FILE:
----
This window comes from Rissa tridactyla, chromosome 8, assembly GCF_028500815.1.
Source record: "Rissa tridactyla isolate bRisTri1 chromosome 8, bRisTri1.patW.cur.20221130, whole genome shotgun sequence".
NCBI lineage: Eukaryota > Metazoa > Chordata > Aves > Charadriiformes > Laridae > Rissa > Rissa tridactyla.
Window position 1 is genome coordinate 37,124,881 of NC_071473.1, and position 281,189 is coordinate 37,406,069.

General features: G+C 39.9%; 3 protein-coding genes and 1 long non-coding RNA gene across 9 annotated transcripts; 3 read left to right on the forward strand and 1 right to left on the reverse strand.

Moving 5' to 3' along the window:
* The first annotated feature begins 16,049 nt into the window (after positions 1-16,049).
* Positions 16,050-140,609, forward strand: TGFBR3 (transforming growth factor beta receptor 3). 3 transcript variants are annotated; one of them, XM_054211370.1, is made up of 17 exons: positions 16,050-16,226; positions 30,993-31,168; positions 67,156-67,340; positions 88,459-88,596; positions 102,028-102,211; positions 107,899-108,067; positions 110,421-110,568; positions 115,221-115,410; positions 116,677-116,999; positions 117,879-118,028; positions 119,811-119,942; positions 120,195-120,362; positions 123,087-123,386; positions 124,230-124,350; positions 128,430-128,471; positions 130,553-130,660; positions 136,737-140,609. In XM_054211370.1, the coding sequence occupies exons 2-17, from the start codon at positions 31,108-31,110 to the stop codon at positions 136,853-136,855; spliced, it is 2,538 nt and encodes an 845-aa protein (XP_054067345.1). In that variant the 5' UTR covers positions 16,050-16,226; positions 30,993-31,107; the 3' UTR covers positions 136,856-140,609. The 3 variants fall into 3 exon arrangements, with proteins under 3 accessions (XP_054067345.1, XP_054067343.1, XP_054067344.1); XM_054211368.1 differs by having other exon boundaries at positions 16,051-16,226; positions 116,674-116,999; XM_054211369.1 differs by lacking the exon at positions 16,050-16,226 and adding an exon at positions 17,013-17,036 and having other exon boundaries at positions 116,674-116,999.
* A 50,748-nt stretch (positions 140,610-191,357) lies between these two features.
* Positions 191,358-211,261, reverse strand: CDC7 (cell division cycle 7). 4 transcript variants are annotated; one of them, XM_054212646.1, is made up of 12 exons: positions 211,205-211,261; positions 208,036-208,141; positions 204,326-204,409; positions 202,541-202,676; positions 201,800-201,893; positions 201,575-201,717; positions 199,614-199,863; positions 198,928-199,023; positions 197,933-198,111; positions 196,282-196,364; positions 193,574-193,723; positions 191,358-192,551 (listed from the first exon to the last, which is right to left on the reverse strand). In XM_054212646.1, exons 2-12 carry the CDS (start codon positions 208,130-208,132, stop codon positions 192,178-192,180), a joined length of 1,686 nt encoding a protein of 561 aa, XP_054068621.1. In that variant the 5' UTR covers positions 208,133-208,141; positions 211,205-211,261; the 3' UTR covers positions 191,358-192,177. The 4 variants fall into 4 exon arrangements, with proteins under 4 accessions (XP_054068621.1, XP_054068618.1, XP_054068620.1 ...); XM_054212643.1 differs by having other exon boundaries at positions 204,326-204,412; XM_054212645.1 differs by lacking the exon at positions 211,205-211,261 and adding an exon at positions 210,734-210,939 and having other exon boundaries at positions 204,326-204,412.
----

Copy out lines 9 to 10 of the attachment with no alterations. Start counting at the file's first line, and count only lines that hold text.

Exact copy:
* A 50,748-nt stretch (positions 140,610-191,357) lies between these two features.
* Positions 191,358-211,261, reverse strand: CDC7 (cell division cycle 7). 4 transcript variants are annotated; one of them, XM_054212646.1, is made up of 12 exons: positions 211,205-211,261; positions 208,036-208,141; positions 204,326-204,409; positions 202,541-202,676; positions 201,800-201,893; positions 201,575-201,717; positions 199,614-199,863; positions 198,928-199,023; positions 197,933-198,111; positions 196,282-196,364; positions 193,574-193,723; positions 191,358-192,551 (listed from the first exon to the last, which is right to left on the reverse strand). In XM_054212646.1, exons 2-12 carry the CDS (start codon positions 208,130-208,132, stop codon positions 192,178-192,180), a joined length of 1,686 nt encoding a protein of 561 aa, XP_054068621.1. In that variant the 5' UTR covers positions 208,133-208,141; positions 211,205-211,261; the 3' UTR covers positions 191,358-192,177. The 4 variants fall into 4 exon arrangements, with proteins under 4 accessions (XP_054068621.1, XP_054068618.1, XP_054068620.1 ...); XM_054212643.1 differs by having other exon boundaries at positions 204,326-204,412; XM_054212645.1 differs by lacking the exon at positions 211,205-211,261 and adding an exon at positions 210,734-210,939 and having other exon boundaries at positions 204,326-204,412.